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An eco-vicarage: St Marys Kingswinford (Eco news)

An eco-vicarage: St Mary's, Kingswinford reported

The origins of the Church of Saint Mary’s, Kingswinford, stretch back to before the Battle of Hastings. With a Saxon tower and Norman nave, the church, on the edge of the misty rolling hills of west Worcestershire, is a testament to more than 1,000 years of Christian worship. And although the interwar rectory is not quite as old, its damp problems and uninsulated solid walls have made for uncomfortable living – and nightmarish heating bills – for a series of impecunious incumbents.

The current rector, the Rev Dr Giles Kendall, and his wife Kate faced annual fuel bills of more than £2,000, even though last year the Diocese of Worcester replaced the single-paned metal-framed windows with double glazing. “Vicarages need offices to talk to parishioners in and conduct parish administration,” he says, “so it’s no good having rooms at 59F (15C). We have had some help from the Diocese, but with fuel bills rising, these old vicarages will be increasingly expensive to run.”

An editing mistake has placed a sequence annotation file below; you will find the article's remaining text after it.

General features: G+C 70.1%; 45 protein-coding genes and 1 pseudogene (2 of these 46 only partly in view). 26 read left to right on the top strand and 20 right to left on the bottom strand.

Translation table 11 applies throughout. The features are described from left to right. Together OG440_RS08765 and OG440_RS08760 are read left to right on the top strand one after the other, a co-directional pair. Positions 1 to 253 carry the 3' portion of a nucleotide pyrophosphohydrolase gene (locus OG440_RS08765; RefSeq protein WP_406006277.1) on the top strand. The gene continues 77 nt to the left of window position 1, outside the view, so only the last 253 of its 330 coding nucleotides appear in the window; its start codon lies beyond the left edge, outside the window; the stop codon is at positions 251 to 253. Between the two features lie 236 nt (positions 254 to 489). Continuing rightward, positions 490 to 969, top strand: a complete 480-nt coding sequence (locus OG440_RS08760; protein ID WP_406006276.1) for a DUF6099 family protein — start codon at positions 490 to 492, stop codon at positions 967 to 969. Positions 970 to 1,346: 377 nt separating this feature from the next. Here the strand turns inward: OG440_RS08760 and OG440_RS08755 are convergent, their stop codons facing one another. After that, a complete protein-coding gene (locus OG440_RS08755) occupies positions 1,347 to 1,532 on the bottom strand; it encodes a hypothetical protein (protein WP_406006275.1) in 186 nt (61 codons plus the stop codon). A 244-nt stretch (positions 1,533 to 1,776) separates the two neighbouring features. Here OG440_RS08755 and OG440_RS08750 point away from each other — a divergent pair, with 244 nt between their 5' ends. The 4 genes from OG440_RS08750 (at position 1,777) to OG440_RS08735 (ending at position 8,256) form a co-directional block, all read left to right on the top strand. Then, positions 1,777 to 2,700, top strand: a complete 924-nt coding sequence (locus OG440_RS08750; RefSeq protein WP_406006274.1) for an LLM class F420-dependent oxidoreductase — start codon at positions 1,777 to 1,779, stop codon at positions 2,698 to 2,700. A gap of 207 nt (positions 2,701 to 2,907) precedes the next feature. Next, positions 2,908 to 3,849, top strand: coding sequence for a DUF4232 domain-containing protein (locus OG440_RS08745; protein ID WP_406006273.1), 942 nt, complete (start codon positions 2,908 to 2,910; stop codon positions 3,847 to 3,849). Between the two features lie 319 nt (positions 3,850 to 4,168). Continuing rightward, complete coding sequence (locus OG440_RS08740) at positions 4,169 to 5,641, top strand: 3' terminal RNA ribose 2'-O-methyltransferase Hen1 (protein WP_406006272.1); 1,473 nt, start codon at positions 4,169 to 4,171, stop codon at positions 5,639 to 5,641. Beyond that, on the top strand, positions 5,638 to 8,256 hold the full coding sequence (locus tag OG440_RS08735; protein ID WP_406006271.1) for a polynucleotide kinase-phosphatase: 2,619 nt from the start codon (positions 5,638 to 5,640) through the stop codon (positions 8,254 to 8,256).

Fortunately for Giles and Kate, however, they no longer need to worry about the gas bill – in fact, they won’t have a gas bill at all. Tomorrow they move into Britain’s first eco-vicarage, a carbon-negative, electricity-generating, boiler-free marvel that can also claim to be the greenest home ever built in this country.

Sitting snugly in the garden of the old rectory, the sleek-lined, white-rendered building is the first to achieve both the highest level, six, on the Government’s Code for Sustainable Homes ranking system, and Passivhaus accreditation. Passivhaus is a continental system which relates to how well insulated a building is.

John Christophers of Birmingham-based Associated Architects designed the house, starting from the pitch of the roof – at an optimum angle and south-facing to gain maximum electricity generation from the solar panels. Well-used areas like bedrooms and living rooms are in the south side of the house, gaining most from exposure to maximum solar heat, while underused areas like bathrooms are in the north-facing part. The building is of a heavy construction, from recycled concrete aggregate, to give it thermal mass.


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